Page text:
Endoscopic Removal of Foreign Bodies from the Gizzard (Disease Investigation & Management - Treatment and Care)

Foreign bodies being removed endoscopically. Click here for full-page view with caption Foreign bodies seen on X-ray and removed. Click here for full-page view with caption Forign bodies removed from a crane. Click here for full-page view with caption

Summary Information
Type of technique Health & Management / Disease Investigation & Management / Techniques:
Synonyms and Keywords  
Description In cranes:
  • Provide only water, no food, for 48 hours to try to empty the proventriculus and ventriculus of food.
  • Anaesthetise the crane:
    • Isoflurane 4-5% by mask for induction.
    • Intubate, inflate the cuff of the tube with 1-2 mL air to minimise the risk of gastric fluids entering the trachea.
    • Maintain at 1-3% isoflurane in oxygen at 2 L/minute.
  • Introduce the endoscope (an Olympus 4 channel gastric endoscope, Olympus America, Melville, New York, USA was used for whooping cranes) into the gizzard.
    • A video monitor can be used for viewing.
  • Retrieve foreign objects; grasping forceps or basket forceps may be appropriate.
  • If necessary, roll the crane from side to side to shift the gastric material and make foreign objects accessible to the forceps.
  • If necessary (ingesta still present is obscuring foreign bodies) flush the proventriculus with warm water to improve visualisation of foreign bodies to be removed.
  • Once all objects have been removed, rinse the bird's mouth out.
  • Bring the anaesthesia to an end.
  • Give 100-120 mL fluids either half intravenously and half subcutaneously or all subcutaneously.
  • Once the patient is able to stand unaided, place in a hospital pen.
  • After several hours or overnight, return the bird to its home pen.


Appropriate Use (?)
  • To remove potentially injurious or toxic objects from the gizzard after their presence has been confirmed using radiography. (B115.8.w4, P87.8.w6)
  • Removes the need for Ventroculostomy. (P87.8.w6)
  • It is preferable to avoid ingestion of foreign objects. Pens should be checked thoroughly (by sight and using a metal detector) for foreign objects after construction or repair/maintenance work, particularly if outside contractors have been used who may not fully understand the chances of, and risks associated with, foreign body ingestion. (P87.8.w6, V.w5)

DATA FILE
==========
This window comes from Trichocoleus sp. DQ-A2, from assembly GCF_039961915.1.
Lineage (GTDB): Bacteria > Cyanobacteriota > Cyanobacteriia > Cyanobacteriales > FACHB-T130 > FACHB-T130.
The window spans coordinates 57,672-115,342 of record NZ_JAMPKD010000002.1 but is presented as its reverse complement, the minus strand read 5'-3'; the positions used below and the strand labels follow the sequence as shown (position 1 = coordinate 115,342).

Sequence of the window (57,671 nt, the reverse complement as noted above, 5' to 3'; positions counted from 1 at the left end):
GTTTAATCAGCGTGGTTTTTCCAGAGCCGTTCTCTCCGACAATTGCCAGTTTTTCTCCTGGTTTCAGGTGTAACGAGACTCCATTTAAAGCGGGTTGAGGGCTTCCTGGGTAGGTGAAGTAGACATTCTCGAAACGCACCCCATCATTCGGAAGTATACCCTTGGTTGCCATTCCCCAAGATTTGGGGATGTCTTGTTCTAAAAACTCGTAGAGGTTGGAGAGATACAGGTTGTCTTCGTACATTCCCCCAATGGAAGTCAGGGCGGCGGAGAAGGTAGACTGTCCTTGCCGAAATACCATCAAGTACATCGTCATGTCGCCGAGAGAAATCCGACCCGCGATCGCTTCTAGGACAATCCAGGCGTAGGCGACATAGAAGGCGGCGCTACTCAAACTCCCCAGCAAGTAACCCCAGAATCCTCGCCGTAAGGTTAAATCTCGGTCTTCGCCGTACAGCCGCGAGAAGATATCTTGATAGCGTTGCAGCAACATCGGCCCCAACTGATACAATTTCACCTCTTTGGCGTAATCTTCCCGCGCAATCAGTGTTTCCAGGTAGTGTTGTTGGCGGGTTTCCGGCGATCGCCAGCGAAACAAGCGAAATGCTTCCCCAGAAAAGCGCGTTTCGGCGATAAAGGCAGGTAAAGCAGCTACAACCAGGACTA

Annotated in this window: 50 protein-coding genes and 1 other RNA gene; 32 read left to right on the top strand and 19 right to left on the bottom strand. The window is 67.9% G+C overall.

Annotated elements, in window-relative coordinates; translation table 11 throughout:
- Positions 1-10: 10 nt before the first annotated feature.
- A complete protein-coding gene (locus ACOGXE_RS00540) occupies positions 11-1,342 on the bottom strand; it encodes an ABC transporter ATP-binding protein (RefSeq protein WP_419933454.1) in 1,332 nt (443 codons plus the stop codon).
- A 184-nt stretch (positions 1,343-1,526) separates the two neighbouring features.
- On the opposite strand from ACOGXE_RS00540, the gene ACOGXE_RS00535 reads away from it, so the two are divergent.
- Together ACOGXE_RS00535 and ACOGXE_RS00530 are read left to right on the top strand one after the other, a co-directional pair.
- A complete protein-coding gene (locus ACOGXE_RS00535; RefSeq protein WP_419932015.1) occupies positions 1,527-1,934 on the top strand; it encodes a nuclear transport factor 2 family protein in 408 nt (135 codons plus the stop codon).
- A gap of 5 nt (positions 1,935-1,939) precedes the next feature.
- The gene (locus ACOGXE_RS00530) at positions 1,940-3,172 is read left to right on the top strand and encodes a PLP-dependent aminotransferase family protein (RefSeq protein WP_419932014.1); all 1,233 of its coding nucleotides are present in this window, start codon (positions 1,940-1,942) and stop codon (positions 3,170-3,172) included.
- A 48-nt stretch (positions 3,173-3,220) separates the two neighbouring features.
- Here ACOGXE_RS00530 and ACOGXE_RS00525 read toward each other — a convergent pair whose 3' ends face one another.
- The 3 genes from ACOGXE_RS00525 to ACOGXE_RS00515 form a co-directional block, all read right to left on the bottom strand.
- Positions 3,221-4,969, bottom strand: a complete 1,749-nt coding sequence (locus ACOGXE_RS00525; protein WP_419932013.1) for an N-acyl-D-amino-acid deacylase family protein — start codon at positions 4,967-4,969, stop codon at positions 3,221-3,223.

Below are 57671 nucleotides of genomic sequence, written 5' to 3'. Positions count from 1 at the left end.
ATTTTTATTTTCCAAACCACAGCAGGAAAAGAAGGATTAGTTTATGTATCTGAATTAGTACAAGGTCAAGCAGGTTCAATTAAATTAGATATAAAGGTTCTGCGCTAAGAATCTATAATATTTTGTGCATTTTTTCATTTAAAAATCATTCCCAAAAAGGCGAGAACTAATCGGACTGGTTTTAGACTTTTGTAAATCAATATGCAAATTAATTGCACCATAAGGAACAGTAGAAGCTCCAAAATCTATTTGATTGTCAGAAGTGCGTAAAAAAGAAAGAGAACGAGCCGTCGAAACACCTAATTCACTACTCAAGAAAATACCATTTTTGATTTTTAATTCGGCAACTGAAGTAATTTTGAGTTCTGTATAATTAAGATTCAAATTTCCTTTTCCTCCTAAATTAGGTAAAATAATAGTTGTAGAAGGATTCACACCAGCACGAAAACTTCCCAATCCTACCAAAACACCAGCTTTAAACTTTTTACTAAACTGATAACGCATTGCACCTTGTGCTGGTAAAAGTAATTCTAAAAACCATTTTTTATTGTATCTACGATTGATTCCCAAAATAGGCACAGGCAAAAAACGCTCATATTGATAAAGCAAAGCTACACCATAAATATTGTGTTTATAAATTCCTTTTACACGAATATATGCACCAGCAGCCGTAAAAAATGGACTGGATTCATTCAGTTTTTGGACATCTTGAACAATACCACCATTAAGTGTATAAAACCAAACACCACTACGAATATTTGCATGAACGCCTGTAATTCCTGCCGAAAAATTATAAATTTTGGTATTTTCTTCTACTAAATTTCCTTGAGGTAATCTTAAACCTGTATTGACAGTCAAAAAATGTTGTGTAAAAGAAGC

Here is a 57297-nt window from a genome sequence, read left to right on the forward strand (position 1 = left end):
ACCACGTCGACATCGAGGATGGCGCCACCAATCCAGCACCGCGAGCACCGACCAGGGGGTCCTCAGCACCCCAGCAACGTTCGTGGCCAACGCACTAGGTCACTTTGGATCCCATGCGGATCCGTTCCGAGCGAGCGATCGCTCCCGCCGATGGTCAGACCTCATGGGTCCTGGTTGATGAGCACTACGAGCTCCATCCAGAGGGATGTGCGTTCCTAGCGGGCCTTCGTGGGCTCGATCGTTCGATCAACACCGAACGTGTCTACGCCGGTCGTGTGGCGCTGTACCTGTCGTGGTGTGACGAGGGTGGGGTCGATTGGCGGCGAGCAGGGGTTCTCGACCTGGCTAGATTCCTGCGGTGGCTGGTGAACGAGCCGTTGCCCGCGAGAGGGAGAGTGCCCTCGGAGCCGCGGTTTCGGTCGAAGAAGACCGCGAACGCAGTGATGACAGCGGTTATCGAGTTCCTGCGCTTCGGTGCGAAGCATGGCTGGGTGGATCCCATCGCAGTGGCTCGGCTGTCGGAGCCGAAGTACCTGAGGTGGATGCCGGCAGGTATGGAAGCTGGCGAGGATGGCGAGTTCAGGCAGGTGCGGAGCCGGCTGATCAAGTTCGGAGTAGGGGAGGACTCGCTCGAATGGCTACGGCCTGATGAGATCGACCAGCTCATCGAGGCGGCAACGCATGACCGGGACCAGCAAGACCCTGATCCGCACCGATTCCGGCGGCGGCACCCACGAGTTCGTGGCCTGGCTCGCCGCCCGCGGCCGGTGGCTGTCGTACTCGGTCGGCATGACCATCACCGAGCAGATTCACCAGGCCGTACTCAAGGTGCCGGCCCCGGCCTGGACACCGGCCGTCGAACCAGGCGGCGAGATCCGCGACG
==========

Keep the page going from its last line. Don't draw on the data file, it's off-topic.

Complications/ Limitations / Risk
  • Risks associated with general anaesthesia. (P87.8.w6)
  • Risk of gastric fluid leakage into the trachea. (P87.8.w6)
    • This can be minimised by gentle inflation of the cuff of the endotracheal tube. (P87.8.w6)
Equipment / Chemicals required and Suppliers
  • Standard anaesthetic equipment and consumables.

  • Appropriate endoscope with grasping and basket forceps.

Expertise level / Ease of Use This is a veterinary procedure. This procedure should only be carried out by an individual with appropriate clinical training and practical experience.
Cost/ Availability

The costs of a surgical operation include those associated with: (J15.30.w1)

  • Pre-operative diagnostics (e.g. radiography, ultrasonography, blood tests)
  • Anaesthesia.
  • Perioperative medication (e.g. analgesics, antibiotics, fluids).
  • Surgical preparation (of the operating theatre and the patient, including staff time).
  • Consumables and equipment.
  • Time of the surgeon and assistant(s).
  • Post-operative hospitalisation.
Legal and Ethical Considerations In some countries there may be legislation restricting the use of this type of technique to licensed veterinarians. For example in the UK: "The Veterinary Surgeons Act 1966 (Section 19) provides, subject to a number of exceptions, that only registered members of the Royal College of Veterinary Surgeons may practice veterinary surgery." (See: LCofC1 - RCVS Guide to Professional Conduct 2000 - Treatment of Animals by Non-Veterinary Surgeons).
Author Debra Bourne MA VetMB PhD MRCVS (V.w5)
References B115.8.w4, P87.8.w6

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